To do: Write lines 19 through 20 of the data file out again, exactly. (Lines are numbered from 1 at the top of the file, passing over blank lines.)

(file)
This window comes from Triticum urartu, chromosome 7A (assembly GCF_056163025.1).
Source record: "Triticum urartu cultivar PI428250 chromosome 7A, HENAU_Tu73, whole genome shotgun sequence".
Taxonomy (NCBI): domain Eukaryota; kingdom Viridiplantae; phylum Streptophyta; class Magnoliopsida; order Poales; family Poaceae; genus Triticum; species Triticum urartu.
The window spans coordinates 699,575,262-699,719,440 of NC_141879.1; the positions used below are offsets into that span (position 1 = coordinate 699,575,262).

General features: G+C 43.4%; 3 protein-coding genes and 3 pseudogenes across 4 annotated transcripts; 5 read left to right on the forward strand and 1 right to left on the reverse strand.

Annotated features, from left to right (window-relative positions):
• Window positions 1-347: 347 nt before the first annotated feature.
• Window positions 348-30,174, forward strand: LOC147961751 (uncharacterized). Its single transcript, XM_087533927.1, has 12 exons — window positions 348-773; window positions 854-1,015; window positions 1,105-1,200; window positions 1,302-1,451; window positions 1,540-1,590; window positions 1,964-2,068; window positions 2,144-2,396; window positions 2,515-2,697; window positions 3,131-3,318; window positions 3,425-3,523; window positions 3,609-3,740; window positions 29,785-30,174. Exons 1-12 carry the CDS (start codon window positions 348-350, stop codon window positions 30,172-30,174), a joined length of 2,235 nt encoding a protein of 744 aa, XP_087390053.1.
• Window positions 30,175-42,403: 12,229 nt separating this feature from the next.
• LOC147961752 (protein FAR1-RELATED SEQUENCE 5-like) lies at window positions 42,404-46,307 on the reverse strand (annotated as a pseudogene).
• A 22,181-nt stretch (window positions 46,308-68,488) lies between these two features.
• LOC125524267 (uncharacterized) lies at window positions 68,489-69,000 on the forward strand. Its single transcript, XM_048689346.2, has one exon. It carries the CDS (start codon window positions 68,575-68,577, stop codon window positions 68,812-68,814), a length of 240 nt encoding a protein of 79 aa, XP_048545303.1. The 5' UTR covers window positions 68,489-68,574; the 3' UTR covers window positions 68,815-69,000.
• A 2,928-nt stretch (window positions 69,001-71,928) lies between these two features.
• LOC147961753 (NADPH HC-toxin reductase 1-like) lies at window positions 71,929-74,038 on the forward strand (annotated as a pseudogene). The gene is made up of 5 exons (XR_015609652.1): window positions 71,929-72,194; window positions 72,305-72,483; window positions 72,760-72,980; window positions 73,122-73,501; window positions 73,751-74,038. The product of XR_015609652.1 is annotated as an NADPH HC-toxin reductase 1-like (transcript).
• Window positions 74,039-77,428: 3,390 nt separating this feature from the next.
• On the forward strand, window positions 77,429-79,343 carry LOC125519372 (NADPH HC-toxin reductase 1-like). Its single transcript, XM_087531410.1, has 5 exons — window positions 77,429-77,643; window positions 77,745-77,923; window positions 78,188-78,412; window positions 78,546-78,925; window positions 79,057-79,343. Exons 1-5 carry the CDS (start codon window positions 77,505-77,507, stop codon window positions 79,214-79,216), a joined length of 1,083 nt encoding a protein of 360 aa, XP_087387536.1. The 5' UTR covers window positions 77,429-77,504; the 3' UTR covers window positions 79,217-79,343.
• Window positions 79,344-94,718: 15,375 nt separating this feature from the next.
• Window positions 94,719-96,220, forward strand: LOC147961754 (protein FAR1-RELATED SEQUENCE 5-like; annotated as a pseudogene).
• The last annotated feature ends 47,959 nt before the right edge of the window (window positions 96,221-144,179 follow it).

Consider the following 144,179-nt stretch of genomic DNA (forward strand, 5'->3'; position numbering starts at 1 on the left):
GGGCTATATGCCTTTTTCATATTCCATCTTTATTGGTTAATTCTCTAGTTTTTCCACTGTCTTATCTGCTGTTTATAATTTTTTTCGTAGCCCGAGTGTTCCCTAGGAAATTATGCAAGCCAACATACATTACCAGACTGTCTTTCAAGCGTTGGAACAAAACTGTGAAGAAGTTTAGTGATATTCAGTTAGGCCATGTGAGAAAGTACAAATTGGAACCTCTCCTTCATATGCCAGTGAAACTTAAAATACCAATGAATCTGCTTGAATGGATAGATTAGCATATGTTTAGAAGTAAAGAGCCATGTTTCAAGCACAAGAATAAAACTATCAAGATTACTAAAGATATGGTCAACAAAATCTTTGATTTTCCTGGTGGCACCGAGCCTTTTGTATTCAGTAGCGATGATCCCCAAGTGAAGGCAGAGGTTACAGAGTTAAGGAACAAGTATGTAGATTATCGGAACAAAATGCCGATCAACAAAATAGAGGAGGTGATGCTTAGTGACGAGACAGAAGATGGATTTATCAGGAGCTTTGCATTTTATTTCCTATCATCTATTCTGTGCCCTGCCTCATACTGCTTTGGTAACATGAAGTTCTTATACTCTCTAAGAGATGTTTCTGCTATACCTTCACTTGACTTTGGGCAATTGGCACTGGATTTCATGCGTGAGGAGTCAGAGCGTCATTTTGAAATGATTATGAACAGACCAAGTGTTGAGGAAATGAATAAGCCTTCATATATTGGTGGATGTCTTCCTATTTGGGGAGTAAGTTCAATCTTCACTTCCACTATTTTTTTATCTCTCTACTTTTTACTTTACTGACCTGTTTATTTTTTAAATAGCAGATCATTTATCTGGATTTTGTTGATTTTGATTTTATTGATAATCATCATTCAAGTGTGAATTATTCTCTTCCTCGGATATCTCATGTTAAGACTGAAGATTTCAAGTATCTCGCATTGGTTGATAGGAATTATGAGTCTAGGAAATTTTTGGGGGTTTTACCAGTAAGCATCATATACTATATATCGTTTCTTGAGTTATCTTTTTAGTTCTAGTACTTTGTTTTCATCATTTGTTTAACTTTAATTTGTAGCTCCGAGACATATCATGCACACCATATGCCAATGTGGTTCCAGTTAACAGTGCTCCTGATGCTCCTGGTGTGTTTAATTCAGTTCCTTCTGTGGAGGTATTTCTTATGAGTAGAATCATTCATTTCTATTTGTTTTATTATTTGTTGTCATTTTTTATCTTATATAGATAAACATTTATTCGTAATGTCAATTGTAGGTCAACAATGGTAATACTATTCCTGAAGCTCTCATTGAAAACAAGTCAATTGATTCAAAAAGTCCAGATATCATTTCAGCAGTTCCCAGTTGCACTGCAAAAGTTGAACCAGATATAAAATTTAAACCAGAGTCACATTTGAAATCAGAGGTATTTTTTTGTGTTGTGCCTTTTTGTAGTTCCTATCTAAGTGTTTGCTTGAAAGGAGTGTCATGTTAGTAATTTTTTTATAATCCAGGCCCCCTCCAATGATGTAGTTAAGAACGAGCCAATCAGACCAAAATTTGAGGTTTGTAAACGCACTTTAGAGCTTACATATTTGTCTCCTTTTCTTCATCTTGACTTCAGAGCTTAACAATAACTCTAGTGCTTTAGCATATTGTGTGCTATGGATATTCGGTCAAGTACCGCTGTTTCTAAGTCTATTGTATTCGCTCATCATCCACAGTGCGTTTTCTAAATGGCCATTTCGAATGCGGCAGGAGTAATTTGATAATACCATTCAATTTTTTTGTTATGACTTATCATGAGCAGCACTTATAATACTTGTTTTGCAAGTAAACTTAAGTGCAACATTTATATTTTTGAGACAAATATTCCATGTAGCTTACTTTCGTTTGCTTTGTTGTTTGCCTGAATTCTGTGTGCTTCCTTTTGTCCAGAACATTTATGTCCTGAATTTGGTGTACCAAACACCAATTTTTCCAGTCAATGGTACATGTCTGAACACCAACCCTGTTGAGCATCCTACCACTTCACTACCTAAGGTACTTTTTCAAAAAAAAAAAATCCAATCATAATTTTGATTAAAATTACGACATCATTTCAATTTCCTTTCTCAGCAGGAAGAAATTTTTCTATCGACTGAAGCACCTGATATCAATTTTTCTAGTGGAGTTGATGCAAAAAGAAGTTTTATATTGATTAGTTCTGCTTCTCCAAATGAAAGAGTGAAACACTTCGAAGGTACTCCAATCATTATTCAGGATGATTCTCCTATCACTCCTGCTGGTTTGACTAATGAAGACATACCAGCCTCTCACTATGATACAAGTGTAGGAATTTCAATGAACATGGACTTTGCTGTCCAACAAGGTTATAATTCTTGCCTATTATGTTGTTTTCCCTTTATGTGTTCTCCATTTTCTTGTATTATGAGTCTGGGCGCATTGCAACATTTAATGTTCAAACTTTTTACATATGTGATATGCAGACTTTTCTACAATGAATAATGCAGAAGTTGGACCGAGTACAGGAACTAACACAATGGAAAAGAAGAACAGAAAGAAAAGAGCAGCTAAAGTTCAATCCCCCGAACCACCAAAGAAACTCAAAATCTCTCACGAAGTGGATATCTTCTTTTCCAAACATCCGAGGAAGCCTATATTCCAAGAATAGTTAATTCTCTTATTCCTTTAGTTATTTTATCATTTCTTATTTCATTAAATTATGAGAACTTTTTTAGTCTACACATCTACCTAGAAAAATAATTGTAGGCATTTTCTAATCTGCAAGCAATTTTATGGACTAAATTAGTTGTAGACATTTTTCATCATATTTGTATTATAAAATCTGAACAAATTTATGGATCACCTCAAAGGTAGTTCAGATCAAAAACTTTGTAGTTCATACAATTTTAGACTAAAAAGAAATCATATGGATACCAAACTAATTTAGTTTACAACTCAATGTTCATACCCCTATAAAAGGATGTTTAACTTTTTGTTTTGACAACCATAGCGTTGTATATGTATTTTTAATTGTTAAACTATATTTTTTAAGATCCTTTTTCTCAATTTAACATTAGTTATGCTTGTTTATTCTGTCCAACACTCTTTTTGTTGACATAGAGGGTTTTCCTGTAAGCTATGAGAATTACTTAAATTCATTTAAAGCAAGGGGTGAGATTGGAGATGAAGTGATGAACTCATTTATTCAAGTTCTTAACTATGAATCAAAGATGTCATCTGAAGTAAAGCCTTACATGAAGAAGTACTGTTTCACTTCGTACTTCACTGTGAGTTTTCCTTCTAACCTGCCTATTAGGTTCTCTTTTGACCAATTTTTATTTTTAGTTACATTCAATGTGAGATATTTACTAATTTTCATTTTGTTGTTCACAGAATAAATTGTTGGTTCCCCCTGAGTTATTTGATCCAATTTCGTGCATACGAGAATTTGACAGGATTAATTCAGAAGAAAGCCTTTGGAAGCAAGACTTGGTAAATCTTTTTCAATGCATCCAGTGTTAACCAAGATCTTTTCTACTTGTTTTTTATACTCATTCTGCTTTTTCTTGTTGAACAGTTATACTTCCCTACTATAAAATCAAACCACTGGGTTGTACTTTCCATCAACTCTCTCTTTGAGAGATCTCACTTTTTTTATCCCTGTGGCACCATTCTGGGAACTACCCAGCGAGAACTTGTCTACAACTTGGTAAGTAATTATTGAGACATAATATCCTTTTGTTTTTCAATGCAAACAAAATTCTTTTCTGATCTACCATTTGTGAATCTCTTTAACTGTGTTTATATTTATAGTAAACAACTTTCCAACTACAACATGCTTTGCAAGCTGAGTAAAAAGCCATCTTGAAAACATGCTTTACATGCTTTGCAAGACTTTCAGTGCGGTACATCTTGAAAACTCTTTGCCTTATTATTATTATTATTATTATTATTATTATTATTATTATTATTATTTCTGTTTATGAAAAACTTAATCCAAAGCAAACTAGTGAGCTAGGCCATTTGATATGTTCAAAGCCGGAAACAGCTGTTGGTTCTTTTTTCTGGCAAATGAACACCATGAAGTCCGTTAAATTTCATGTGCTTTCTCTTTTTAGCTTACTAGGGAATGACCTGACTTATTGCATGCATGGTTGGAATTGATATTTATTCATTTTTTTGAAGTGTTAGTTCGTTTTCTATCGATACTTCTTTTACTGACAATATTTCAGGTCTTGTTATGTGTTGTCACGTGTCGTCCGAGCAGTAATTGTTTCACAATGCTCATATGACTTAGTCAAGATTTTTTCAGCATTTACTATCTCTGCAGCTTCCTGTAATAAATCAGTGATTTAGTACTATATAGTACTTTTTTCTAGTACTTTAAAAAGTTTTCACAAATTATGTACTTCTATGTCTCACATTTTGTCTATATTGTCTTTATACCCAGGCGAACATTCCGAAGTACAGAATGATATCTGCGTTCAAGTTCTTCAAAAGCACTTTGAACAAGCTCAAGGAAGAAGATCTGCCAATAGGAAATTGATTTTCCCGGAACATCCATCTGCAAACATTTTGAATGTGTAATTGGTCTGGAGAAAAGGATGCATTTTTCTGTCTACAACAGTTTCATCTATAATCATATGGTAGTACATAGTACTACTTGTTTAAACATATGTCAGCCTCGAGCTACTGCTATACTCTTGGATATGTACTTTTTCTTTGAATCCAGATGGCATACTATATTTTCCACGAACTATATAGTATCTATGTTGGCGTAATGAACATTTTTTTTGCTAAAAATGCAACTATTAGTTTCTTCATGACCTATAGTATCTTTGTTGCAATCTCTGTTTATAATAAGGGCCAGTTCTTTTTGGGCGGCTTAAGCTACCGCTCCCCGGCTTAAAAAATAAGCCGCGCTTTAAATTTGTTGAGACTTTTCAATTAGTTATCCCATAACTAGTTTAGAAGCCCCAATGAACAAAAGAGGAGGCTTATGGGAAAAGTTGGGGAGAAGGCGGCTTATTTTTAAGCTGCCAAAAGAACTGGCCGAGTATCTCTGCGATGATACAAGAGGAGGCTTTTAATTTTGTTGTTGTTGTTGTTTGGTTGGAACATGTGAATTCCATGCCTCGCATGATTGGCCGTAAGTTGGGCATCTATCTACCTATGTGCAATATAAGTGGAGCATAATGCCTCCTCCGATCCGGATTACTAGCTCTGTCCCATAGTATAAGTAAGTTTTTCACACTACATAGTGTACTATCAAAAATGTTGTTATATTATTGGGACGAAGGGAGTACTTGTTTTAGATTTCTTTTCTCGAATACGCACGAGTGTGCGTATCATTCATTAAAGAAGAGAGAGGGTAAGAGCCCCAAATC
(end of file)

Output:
• The last annotated feature ends 47,959 nt before the right edge of the window (window positions 96,221-144,179 follow it).

Consider the following 144,179-nt stretch of genomic DNA (forward strand, 5'->3'; position numbering starts at 1 on the left):